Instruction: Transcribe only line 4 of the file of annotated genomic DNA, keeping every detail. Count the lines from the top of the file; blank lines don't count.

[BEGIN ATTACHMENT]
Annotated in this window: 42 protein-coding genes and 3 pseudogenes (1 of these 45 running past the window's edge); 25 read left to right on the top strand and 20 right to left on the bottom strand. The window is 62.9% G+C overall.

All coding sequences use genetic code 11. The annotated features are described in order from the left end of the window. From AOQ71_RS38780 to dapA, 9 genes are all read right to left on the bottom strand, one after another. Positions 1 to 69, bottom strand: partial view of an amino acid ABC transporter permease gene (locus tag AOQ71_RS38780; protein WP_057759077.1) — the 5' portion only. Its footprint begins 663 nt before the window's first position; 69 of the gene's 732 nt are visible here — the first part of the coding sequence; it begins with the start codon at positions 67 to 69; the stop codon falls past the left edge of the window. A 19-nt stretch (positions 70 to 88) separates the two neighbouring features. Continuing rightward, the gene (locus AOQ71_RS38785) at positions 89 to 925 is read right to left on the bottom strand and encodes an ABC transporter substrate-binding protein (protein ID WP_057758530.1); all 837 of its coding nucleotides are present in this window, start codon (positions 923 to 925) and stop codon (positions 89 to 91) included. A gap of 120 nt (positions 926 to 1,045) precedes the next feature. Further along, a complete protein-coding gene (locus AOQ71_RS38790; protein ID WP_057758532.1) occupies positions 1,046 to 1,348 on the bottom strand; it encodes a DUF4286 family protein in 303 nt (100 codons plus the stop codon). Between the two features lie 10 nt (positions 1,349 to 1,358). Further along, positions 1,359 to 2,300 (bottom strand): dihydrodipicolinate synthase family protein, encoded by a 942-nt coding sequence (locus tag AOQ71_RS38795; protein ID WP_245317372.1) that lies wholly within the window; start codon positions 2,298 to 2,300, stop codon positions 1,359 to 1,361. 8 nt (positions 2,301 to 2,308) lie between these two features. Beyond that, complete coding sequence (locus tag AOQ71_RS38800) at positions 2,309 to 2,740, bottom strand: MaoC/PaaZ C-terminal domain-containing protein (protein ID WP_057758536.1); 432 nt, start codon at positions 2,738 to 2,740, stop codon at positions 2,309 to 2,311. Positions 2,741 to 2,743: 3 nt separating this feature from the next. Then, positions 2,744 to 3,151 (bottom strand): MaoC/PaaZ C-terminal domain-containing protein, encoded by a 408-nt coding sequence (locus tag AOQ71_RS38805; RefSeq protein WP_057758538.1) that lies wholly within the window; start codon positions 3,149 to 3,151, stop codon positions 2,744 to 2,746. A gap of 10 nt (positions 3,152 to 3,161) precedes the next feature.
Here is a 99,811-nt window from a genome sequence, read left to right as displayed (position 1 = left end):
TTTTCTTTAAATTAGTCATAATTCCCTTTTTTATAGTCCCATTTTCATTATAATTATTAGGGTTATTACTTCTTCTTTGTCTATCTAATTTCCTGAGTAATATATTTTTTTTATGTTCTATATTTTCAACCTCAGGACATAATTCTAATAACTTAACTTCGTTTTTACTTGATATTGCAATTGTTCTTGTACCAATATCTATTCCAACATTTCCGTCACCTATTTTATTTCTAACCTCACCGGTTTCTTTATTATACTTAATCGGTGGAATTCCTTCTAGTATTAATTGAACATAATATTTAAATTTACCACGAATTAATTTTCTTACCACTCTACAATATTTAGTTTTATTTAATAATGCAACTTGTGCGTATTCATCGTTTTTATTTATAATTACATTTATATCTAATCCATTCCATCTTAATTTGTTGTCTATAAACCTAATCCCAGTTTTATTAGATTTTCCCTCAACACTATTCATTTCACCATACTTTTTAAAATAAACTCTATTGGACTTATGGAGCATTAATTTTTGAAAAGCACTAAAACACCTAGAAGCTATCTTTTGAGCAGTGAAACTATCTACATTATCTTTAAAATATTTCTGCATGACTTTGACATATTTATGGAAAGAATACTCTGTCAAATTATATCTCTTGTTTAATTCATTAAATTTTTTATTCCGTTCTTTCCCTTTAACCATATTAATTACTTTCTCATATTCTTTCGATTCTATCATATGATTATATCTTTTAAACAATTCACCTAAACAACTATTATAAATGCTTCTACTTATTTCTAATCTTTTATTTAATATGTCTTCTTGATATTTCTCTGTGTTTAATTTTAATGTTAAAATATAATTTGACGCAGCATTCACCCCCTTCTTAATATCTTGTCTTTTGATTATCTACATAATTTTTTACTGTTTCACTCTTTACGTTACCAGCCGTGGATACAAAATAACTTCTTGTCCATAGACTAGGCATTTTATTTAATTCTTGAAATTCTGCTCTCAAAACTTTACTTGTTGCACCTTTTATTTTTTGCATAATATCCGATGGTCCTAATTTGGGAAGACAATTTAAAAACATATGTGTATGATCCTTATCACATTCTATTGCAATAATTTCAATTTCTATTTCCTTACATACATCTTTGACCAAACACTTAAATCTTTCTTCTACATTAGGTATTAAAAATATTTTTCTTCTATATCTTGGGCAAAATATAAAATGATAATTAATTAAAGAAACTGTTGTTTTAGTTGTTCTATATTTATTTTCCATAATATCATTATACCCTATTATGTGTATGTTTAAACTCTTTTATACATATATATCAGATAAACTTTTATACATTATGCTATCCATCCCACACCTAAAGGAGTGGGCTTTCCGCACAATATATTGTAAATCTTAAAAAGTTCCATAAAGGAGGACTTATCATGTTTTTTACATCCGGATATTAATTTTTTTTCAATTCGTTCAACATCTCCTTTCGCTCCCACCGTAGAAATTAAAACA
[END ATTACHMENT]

TTTTCTTTAAATTAGTCATAATTCCCTTTTTTATAGTCCCATTTTCATTATAATTATTAGGGTTATTACTTCTTCTTTGTCTATCTAATTTCCTGAGTAATATATTTTTTTTATGTTCTATATTTTCAACCTCAGGACATAATTCTAATAACTTAACTTCGTTTTTACTTGATATTGCAATTGTTCTTGTACCAATATCTATTCCAACATTTCCGTCACCTATTTTATTTCTAACCTCACCGGTTTCTTTATTATACTTAATCGGTGGAATTCCTTCTAGTATTAATTGAACATAATATTTAAATTTACCACGAATTAATTTTCTTACCACTCTACAATATTTAGTTTTATTTAATAATGCAACTTGTGCGTATTCATCGTTTTTATTTATAATTACATTTATATCTAATCCATTCCATCTTAATTTGTTGTCTATAAACCTAATCCCAGTTTTATTAGATTTTCCCTCAACACTATTCATTTCACCATACTTTTTAAAATAAACTCTATTGGACTTATGGAGCATTAATTTTTGAAAAGCACTAAAACACCTAGAAGCTATCTTTTGAGCAGTGAAACTATCTACATTATCTTTAAAATATTTCTGCATGACTTTGACATATTTATGGAAAGAATACTCTGTCAAATTATATCTCTTGTTTAATTCATTAAATTTTTTATTCCGTTCTTTCCCTTTAACCATATTAATTACTTTCTCATATTCTTTCGATTCTATCATATGATTATATCTTTTAAACAATTCACCTAAACAACTATTATAAATGCTTCTACTTATTTCTAATCTTTTATTTAATATGTCTTCTTGATATTTCTCTGTGTTTAATTTTAATGTTAAAATATAATTTGACGCAGCATTCACCCCCTTCTTAATATCTTGTCTTTTGATTATCTACATAATTTTTTACTGTTTCACTCTTTACGTTACCAGCCGTGGATACAAAATAACTTCTTGTCCATAGACTAGGCATTTTATTTAATTCTTGAAATTCTGCTCTCAAAACTTTACTTGTTGCACCTTTTATTTTTTGCATAATATCCGATGGTCCTAATTTGGGAAGACAATTTAAAAACATATGTGTATGATCCTTATCACATTCTATTGCAATAATTTCAATTTCTATTTCCTTACATACATCTTTGACCAAACACTTAAATCTTTCTTCTACATTAGGTATTAAAAATATTTTTCTTCTATATCTTGGGCAAAATATAAAATGATAATTAATTAAAGAAACTGTTGTTTTAGTTGTTCTATATTTATTTTCCATAATATCATTATACCCTATTATGTGTATGTTTAAACTCTTTTATACATATATATCAGATAAACTTTTATACATTATGCTATCCATCCCACACCTAAAGGAGTGGGCTTTCCGCACAATATATTGTAAATCTTAAAAAGTTCCATAAAGGAGGACTTATCATGTTTTTTACATCCGGATATTAATTTTTTTTCAATTCGTTCAACATCTCCTTTCGCTCCCACCGTAGAAATTAAAACA